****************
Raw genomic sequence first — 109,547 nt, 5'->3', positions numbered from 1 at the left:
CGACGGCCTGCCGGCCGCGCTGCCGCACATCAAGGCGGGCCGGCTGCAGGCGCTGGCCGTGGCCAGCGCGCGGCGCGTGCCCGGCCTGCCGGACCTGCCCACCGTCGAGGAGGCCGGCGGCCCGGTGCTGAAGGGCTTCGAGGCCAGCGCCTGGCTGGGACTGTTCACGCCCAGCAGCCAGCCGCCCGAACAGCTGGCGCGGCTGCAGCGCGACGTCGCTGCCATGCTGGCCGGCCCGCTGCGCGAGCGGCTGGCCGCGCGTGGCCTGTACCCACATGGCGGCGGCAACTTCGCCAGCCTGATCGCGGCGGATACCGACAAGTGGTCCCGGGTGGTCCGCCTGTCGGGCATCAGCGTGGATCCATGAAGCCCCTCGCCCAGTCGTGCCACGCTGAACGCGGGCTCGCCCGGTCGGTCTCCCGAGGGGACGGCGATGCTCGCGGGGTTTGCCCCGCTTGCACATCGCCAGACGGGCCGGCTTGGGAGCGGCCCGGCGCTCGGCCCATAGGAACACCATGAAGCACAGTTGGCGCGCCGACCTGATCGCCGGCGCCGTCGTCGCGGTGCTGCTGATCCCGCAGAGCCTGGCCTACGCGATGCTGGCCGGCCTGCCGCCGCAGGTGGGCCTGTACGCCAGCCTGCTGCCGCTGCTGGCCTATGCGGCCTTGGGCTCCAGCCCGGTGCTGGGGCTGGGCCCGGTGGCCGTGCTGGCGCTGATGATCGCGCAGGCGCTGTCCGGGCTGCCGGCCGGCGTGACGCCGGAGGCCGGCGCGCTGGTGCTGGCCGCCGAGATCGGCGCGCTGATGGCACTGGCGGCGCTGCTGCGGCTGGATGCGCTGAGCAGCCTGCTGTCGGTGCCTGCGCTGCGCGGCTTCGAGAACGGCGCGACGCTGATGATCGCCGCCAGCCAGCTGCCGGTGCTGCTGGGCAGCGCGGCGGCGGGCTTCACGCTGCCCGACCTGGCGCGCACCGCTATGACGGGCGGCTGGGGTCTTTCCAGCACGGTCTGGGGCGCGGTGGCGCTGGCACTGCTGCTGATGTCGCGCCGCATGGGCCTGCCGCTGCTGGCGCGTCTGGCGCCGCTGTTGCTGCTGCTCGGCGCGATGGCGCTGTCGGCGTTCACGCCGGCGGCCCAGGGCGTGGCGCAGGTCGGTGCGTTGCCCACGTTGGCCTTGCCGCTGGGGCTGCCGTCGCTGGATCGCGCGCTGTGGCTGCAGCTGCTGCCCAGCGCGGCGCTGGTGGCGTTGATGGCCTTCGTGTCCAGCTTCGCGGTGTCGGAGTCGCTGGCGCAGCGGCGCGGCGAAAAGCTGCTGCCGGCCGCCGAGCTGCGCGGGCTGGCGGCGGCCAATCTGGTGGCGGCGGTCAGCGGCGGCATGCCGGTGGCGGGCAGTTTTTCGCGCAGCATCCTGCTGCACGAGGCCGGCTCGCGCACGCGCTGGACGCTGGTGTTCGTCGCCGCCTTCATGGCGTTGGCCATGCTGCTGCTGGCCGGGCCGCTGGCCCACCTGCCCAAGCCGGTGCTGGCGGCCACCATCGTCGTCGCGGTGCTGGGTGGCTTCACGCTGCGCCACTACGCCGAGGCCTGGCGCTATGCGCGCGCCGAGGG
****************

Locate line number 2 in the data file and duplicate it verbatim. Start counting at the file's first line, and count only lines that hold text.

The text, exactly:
CGACGGCCTGCCGGCCGCGCTGCCGCACATCAAGGCGGGCCGGCTGCAGGCGCTGGCCGTGGCCAGCGCGCGGCGCGTGCCCGGCCTGCCGGACCTGCCCACCGTCGAGGAGGCCGGCGGCCCGGTGCTGAAGGGCTTCGAGGCCAGCGCCTGGCTGGGACTGTTCACGCCCAGCAGCCAGCCGCCCGAACAGCTGGCGCGGCTGCAGCGCGACGTCGCTGCCATGCTGGCCGGCCCGCTGCGCGAGCGGCTGGCCGCGCGTGGCCTGTACCCACATGGCGGCGGCAACTTCGCCAGCCTGATCGCGGCGGATACCGACAAGTGGTCCCGGGTGGTCCGCCTGTCGGGCATCAGCGTGGATCCATGAAGCCCCTCGCCCAGTCGTGCCACGCTGAACGCGGGCTCGCCCGGTCGGTCTCCCGAGGGGACGGCGATGCTCGCGGGGTTTGCCCCGCTTGCACATCGCCAGACGGGCCGGCTTGGGAGCGGCCCGGCGCTCGGCCCATAGGAACACCATGAAGCACAGTTGGCGCGCCGACCTGATCGCCGGCGCCGTCGTCGCGGTGCTGCTGATCCCGCAGAGCCTGGCCTACGCGATGCTGGCCGGCCTGCCGCCGCAGGTGGGCCTGTACGCCAGCCTGCTGCCGCTGCTGGCCTATGCGGCCTTGGGCTCCAGCCCGGTGCTGGGGCTGGGCCCGGTGGCCGTGCTGGCGCTGATGATCGCGCAGGCGCTGTCCGGGCTGCCGGCCGGCGTGACGCCGGAGGCCGGCGCGCTGGTGCTGGCCGCCGAGATCGGCGCGCTGATGGCACTGGCGGCGCTGCTGCGGCTGGATGCGCTGAGCAGCCTGCTGTCGGTGCCTGCGCTGCGCGGCTTCGAGAACGGCGCGACGCTGATGATCGCCGCCAGCCAGCTGCCGGTGCTGCTGGGCAGCGCGGCGGCGGGCTTCACGCTGCCCGACCTGGCGCGCACCGCTATGACGGGCGGCTGGGGTCTTTCCAGCACGGTCTGGGGCGCGGTGGCGCTGGCACTGCTGCTGATGTCGCGCCGCATGGGCCTGCCGCTGCTGGCGCGTCTGGCGCCGCTGTTGCTGCTGCTCGGCGCGATGGCGCTGTCGGCGTTCACGCCGGCGGCCCAGGGCGTGGCGCAGGTCGGTGCGTTGCCCACGTTGGCCTTGCCGCTGGGGCTGCCGTCGCTGGATCGCGCGCTGTGGCTGCAGCTGCTGCCCAGCGCGGCGCTGGTGGCGTTGATGGCCTTCGTGTCCAGCTTCGCGGTGTCGGAGTCGCTGGCGCAGCGGCGCGGCGAAAAGCTGCTGCCGGCCGCCGAGCTGCGCGGGCTGGCGGCGGCCAATCTGGTGGCGGCGGTCAGCGGCGGCATGCCGGTGGCGGGCAGTTTTTCGCGCAGCATCCTGCTGCACGAGGCCGGCTCGCGCACGCGCTGGACGCTGGTGTTCGTCGCCGCCTTCATGGCGTTGGCCATGCTGCTGCTGGCCGGGCCGCTGGCCCACCTGCCCAAGCCGGTGCTGGCGGCCACCATCGTCGTCGCGGTGCTGGGTGGCTTCACGCTGCGCCACTACGCCGAGGCCTGGCGCTATGCGCGCGCCGAGGG